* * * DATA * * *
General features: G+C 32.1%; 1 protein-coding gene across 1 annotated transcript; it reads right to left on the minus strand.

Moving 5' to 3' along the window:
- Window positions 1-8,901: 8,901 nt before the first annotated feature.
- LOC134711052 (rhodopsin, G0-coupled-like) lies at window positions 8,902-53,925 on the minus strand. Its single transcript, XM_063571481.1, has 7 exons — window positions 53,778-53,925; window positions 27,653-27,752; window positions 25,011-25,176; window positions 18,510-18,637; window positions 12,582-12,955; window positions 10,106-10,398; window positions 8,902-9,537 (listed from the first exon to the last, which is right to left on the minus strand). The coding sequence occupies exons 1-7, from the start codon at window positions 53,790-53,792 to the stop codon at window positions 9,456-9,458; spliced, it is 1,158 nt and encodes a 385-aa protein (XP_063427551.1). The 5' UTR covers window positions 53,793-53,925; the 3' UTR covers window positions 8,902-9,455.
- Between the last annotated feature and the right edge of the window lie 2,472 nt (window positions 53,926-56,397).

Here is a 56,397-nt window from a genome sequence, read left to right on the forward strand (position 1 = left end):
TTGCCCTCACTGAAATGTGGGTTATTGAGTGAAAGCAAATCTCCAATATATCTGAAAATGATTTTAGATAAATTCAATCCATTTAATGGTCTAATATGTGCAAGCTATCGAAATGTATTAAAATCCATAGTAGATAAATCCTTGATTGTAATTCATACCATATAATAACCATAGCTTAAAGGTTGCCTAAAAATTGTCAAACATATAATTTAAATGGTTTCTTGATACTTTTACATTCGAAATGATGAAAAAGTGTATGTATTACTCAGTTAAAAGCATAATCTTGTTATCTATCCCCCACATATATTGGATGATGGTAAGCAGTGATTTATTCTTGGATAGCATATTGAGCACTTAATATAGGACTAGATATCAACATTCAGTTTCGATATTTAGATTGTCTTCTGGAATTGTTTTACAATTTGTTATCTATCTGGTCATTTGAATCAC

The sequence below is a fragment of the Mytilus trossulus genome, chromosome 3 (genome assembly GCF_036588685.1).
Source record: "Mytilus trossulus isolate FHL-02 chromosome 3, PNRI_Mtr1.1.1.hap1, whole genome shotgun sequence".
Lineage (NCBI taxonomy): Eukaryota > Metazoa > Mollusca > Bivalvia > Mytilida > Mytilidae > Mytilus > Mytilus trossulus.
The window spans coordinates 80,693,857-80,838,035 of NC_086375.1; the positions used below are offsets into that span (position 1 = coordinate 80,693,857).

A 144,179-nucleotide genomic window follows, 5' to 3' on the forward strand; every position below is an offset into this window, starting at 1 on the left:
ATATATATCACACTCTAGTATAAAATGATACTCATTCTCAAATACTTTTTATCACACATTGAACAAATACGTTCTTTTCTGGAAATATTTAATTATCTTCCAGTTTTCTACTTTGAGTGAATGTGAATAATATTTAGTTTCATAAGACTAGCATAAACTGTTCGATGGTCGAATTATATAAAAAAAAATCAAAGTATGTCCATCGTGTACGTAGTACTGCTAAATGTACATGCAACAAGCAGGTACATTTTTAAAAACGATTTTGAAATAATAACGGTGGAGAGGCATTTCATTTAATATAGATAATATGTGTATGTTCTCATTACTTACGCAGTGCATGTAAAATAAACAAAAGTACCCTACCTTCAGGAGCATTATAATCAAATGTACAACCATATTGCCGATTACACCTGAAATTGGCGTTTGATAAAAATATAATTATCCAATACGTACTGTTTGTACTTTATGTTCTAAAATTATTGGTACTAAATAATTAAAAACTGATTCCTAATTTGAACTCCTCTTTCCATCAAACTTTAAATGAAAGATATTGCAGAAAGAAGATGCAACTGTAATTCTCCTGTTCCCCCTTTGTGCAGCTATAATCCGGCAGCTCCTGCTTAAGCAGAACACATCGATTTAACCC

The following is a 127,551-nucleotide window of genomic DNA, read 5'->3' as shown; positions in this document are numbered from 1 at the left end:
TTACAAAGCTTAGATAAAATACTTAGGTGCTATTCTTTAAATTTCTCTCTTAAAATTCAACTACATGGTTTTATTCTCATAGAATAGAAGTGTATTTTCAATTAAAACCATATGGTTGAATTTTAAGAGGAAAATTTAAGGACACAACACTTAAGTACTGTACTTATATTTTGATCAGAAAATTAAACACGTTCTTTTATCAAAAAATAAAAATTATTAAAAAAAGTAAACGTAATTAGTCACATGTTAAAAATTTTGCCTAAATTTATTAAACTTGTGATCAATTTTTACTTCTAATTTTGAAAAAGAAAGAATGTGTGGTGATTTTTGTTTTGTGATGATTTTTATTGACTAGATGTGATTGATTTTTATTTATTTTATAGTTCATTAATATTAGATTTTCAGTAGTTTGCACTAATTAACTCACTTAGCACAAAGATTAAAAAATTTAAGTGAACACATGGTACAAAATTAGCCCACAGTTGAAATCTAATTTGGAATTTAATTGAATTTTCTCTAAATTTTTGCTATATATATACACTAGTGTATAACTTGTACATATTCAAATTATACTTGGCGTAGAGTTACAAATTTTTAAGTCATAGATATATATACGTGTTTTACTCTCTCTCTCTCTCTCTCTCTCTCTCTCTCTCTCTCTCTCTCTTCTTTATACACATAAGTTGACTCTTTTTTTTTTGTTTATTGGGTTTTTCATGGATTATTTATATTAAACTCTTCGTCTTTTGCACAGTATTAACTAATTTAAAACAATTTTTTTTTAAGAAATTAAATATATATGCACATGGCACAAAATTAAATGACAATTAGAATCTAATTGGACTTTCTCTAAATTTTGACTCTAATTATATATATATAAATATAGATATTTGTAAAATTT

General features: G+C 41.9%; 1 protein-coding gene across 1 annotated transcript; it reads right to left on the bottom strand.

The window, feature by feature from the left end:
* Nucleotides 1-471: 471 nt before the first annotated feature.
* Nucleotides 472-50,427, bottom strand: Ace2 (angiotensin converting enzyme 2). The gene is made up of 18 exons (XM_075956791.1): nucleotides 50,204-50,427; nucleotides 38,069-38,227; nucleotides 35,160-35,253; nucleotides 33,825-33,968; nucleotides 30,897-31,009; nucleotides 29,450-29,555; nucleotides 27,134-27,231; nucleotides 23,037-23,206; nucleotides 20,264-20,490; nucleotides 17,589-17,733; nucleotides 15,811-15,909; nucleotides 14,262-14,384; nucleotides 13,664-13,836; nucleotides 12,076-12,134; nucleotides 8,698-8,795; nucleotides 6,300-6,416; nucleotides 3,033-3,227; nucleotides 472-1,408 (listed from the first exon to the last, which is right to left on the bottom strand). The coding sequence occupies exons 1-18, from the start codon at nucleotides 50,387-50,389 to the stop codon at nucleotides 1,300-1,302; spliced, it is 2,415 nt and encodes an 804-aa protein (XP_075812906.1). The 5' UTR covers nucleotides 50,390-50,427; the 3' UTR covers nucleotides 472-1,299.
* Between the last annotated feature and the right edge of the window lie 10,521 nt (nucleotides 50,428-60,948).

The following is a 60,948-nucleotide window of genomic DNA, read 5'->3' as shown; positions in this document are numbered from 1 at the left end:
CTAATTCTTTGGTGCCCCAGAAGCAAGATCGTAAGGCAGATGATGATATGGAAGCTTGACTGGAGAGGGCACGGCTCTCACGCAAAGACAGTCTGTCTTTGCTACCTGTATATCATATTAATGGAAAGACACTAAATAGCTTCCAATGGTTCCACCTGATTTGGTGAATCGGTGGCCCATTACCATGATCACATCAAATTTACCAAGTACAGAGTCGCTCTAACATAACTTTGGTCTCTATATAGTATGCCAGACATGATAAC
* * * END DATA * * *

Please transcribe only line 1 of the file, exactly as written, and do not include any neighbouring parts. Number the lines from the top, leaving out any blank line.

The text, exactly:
General features: G+C 32.1%; 1 protein-coding gene across 1 annotated transcript; it reads right to left on the minus strand.